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Long before the film there was the written word. Long before we settled down in
front of video or now DVD players for our fright-fests, we would read tales of 
terror by candlelight.
For most, this has been lost, however there are still those that prefer the pages
to celluloid or even both and why not?
This section then is for you. To help you to search through the rubbish and find
stories worth your time to read. If you're an avid reader of horror novels then
why not join 'Castle Dracula' as an official 'staff member' reviewing them.
To do so, just click on the 'Join My Staff' link in the menu to the left for details
of this and other vacancies.


- Dracula -
- Bram Stoker -
- Penguin Books -


Published in 1897, Bram Stoker’s Dracula soon became known as a work of pure 
genius. Even today, it is much read across the world, and regarded as THE 
all-time classical horror story.
Stoker based his Vampiric character on the fifteenth century Wallacian warrior
prince, Vlad Dracule. He researched his novel in great detail, visiting the region
of Hungary and Romania that Vlad ruled, and reading ancient manuscripts and 
stories. The actual novel is written as a series of diary extracts, and the people
involved submitted their diaries after the event in order to make sense of it. 
This perhaps resembles the way that time fragments history. Through time, stories 
are changed and manipulated – and this in turn, makes them all the more mysterious
and thrilling. There is a possibility that Stoker was trying to tell us that perhaps
the events were exaggerated through different people’s perceptions of them. Even at
the end of the novel, we do not know whether pieces of the story were left out or 
changed. This leaves us with a sensation of emptiness. We do not know whether to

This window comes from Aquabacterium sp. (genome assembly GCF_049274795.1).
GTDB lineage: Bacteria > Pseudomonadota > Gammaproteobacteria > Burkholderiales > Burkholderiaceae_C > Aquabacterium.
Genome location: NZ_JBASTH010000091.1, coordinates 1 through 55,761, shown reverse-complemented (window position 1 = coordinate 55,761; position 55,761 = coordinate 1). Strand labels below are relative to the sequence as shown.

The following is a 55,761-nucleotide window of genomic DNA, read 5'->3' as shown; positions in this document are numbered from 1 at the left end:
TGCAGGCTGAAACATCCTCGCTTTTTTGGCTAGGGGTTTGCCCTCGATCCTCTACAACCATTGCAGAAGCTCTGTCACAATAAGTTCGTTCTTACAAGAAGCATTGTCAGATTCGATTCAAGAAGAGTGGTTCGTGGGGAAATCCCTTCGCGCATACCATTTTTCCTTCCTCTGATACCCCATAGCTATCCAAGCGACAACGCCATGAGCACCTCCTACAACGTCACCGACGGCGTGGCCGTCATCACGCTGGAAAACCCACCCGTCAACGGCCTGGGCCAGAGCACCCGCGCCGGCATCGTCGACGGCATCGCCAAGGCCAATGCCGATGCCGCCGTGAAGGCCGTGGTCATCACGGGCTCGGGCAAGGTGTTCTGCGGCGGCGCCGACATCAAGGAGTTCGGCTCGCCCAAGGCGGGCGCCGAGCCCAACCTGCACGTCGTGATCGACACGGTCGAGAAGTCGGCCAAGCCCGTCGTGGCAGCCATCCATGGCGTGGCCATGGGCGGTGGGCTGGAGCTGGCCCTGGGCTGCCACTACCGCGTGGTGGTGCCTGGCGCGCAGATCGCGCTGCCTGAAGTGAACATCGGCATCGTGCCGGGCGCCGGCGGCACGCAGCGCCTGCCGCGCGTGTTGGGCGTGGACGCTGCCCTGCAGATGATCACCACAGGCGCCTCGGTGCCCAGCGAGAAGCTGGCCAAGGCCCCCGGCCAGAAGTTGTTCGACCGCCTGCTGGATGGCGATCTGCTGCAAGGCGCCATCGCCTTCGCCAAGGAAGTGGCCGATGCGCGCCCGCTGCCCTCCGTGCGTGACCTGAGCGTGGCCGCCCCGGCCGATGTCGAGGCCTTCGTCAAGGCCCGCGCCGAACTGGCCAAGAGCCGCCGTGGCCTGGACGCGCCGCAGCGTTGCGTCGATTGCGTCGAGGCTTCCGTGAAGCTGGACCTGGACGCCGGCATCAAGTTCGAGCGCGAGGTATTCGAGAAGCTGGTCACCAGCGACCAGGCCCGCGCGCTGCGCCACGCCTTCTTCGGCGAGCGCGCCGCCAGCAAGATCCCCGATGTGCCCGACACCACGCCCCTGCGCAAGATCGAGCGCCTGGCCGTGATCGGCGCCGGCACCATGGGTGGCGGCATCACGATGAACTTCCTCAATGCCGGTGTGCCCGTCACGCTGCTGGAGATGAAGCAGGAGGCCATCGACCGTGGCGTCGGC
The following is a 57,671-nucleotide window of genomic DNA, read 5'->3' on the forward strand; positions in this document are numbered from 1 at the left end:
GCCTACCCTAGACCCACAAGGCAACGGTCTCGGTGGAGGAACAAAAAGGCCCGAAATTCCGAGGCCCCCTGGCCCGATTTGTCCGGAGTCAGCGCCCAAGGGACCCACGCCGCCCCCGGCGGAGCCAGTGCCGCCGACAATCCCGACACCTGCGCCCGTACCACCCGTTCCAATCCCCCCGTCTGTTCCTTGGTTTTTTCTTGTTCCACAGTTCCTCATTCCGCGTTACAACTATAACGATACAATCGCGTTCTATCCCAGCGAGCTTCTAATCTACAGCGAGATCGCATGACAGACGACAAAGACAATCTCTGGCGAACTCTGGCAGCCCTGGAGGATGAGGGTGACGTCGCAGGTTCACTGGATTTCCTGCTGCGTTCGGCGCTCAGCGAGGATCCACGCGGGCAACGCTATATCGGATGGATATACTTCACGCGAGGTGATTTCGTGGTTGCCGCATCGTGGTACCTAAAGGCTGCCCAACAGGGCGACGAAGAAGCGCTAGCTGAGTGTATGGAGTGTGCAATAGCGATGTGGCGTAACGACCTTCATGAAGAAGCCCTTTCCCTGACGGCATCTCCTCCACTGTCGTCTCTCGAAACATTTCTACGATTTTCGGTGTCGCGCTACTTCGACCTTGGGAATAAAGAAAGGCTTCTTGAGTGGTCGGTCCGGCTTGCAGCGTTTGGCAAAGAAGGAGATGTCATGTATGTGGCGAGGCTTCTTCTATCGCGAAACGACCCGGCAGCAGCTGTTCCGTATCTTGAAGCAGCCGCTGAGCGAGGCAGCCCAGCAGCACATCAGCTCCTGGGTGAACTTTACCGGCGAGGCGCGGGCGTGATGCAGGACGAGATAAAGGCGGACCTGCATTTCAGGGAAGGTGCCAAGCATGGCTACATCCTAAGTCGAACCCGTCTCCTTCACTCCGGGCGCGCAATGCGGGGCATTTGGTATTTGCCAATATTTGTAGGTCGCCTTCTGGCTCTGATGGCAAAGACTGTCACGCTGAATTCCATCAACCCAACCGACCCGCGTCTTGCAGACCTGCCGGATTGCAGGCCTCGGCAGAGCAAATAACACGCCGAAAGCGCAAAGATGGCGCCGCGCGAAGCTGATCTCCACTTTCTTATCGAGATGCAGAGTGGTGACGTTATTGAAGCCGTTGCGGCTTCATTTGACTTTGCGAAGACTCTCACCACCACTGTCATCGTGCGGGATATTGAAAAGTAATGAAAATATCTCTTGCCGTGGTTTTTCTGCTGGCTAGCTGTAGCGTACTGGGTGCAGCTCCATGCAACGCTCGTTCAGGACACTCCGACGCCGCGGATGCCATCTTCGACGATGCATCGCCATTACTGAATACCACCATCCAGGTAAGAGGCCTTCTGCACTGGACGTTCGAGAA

believe it as a true story; or a work of complete fantasy; or if we have been informed
of all the gory details or not.
In the story, we meet Jonathan Harker, who leaves his beloved fiancé, Mina, to travel
to the remote land of Transylvania. He is there in order to organise the finances of 
a Count Dracula, who is buying an estate in England. Harker soon becomes suspicious of
Dracula’s motives. He asks himself why there are no mirrors in Castle Dracula; why he 
is forbidden to enter a particular part of the Castle; and where Count Dracula disappears
to during the day. He realises that not all is what it seems to be in the remote Castle, 
nestled amidst the Carpathian Mountains.
Dracula’s intentions soon become clear. He intends to create a race of Vampires to rule
the world. Such an idea would place the Human race second in the food chain, instead 
of being on top of it. Such an idea is so immense, and the implications are terrible.
A race of Vampires would reduce Human beings to the role of animals. They would be 
farmed as cattle, and drained of their blood. Together with Professor Van Helsing, 
Harker and a few others seek to hunt down the Demon and destroy him. This is revenge
for their beloved Lucy, who fell at the hands of Dracula; for Mina, who becomes a 
communication portal for Dracula; and for the sake of mankind.
This is a story about good against evil. It depends upon the late Victorian ideal that
good shall always triumph. The almighty God must win against Satan in the end. 
Together with this, Stoker seems to depict the social classes of the era to be corrupt.
If the lower classes are not repressed, then they will turn into a raving monster that
consumes and possesses all that stands in it’s way.
I love this novel dearly, and I hope that others will too. Even if you are a devout 
reader of contemporary horror, this is still a must. The story of Dracula underpins 
most horror stories that follow it, as well as the whole literary ‘Horror’ genre.


Reviewed By Lizabet.


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